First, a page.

In the run-up to oral argument in Friedrichs v. California Teachers Association, OnLabor will be reviewing some of the significant amicus briefs that have been filed in the case.

Although federal employees are not directly implicated by the questions raised by Friedrichs, the U.S. Solicitor General has nonetheless filed an amicus brief asking the Supreme Court to preserve public-sector agency-fee arrangements in the states — arrangements which, as the Solicitor General observes, are derived from two federal statutes (the NLRA and Railway Labor Act).

The Solicitor General begins by assailing petitioners’ contention that “conditions of public employment that advance a public agency’s interest as an employer are subject to ‘exacting’ scrutiny under the First Amendment”:

This Court has never so held. To the contrary, in an array of contexts, including the political-affiliation cases on which petitioners rely, this Court has afforded public employers broad leeway to establish “reasonable” or “appropriate” conditions that advance the government’s interest as an employer, while remaining vigilant to ensure that the government does not leverage the employment relationship to stifle employees’ broader expressive activities as citizens. Petitioners’ attempt to demolish this Court’s settled framework for analyzing conditions of public employment would astonish the Founding generation and would stamp out the State-by-State variation in public-employment structures that has been the hallmark of this Court’s First Amendment jurisprudence for decades.

The Solicitor General then proceeds to argue that the Court’s decision in Abood v. Detroit Board of Education offered a reasonable solution to the problem of union members — who are themselves exercising “their own associational choice” — being “statutorily obligated to subsidize the free riders for the union’s work on their behalf”:

Abood correctly held that public employers may reasonably conclude that, by eliminating the moral hazard inherent in exclusive representation, agency-shop agreements significantly promote their vital interest in productive collective-bargaining relationships, ameliorate the workplace resentments that could arise if union members are required to shoulder the costs of attaining benefits for other employees, and foster a productive and effective public workforce.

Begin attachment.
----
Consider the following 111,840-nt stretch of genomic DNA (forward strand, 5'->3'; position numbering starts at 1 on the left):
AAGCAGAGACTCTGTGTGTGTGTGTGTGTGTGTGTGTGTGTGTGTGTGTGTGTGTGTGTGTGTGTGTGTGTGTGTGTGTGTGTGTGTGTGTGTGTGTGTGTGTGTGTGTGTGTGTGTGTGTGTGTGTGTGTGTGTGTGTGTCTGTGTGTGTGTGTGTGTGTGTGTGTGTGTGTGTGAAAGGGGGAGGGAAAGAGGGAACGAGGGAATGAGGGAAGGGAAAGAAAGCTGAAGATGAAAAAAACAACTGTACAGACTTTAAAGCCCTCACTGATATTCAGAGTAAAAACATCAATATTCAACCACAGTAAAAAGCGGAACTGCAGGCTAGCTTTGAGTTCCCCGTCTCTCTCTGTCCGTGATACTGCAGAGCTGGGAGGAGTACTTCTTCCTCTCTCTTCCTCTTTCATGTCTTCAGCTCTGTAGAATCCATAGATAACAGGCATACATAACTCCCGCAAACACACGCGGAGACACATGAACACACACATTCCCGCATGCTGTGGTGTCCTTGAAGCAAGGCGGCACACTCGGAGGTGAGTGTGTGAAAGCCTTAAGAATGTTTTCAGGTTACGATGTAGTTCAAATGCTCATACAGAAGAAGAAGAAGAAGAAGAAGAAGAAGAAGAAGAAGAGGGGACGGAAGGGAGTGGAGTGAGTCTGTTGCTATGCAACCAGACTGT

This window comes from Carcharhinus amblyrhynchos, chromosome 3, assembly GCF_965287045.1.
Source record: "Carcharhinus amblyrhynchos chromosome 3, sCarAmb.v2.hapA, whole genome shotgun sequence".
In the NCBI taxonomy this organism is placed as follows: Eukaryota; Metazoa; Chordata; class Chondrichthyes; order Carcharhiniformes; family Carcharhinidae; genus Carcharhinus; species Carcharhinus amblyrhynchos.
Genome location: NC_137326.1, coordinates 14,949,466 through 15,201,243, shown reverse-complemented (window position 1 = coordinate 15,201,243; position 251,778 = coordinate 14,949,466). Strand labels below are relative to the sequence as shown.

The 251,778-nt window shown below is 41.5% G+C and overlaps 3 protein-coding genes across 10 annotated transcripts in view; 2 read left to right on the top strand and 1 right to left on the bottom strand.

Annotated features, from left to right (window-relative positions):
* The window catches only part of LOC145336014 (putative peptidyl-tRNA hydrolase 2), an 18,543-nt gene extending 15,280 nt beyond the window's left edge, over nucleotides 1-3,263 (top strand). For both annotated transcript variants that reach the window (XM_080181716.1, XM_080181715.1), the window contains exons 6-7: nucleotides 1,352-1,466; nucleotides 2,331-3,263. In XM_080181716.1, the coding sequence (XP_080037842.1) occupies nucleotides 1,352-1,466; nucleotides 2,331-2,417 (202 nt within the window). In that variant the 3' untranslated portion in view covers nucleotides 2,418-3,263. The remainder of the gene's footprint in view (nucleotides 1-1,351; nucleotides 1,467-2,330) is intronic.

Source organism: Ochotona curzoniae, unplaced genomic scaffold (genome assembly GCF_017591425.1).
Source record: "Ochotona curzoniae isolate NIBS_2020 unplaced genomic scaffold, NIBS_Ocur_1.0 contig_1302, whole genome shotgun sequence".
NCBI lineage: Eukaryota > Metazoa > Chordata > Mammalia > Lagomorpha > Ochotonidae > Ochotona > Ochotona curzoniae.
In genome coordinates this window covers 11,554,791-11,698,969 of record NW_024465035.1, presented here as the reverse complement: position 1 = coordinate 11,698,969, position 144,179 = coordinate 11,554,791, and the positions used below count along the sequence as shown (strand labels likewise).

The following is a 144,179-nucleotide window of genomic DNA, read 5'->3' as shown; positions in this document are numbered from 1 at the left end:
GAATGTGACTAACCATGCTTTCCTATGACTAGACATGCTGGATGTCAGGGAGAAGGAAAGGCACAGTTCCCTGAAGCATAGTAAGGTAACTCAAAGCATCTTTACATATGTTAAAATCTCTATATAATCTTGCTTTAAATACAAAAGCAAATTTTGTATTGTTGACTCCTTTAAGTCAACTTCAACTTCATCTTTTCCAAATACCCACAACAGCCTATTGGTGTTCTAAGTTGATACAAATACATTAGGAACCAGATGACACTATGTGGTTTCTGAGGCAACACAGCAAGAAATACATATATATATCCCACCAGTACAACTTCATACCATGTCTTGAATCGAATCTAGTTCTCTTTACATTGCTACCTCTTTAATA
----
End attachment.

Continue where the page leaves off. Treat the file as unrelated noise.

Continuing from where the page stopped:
Further, the Solicitor General suggests that petitioners’ First Amendment claims are overblown:

Abood also correctly recognized that the burden on the expressive activities of public employees who truly object to the union’s bargaining positions — as opposed to employees who simply want to free ride — is not so substantial as to render the condition of employment unreasonable or inappropriate. No public employee is prohibited from speaking out against the union and its positions in the workplace or in the public arena. And Abood ensures that mandatory fees can never support political campaigns, legislative lobbying outside of the ratification or funding of a collective-bargaining agreement, or other classically ideological activities — i.e., those activities that have no connection to the government’s concrete interest as an employer.

The Solicitor General then urges the Court to adhere to the principles of stare decisis, especially in light of states and cities’ longstanding reliance on Abood:

Petitioners have identified no special justification to discard a precedent that has governed public-sector labor relations for nearly four decades, has been repeatedly applied by this Court, and has helped form the foundation for other First Amendment doctrines. Overruling the Abood line of cases would disrupt the many state and local government agencies that have structured their labor relations in reliance on this Court’s constitutional pronouncements.

Finally, as to the opt-out question, the Solicitor General observes that “it is often true that an individual must object to invoke a constitutional right.” Accordingly, “[a]n employee who is unwilling to exert even the minimal effort necessary to check a box and mail in a form suffers no cognizable First Amendment harm.”

The Solicitor General has also asked to participate in oral argument in support of respondents.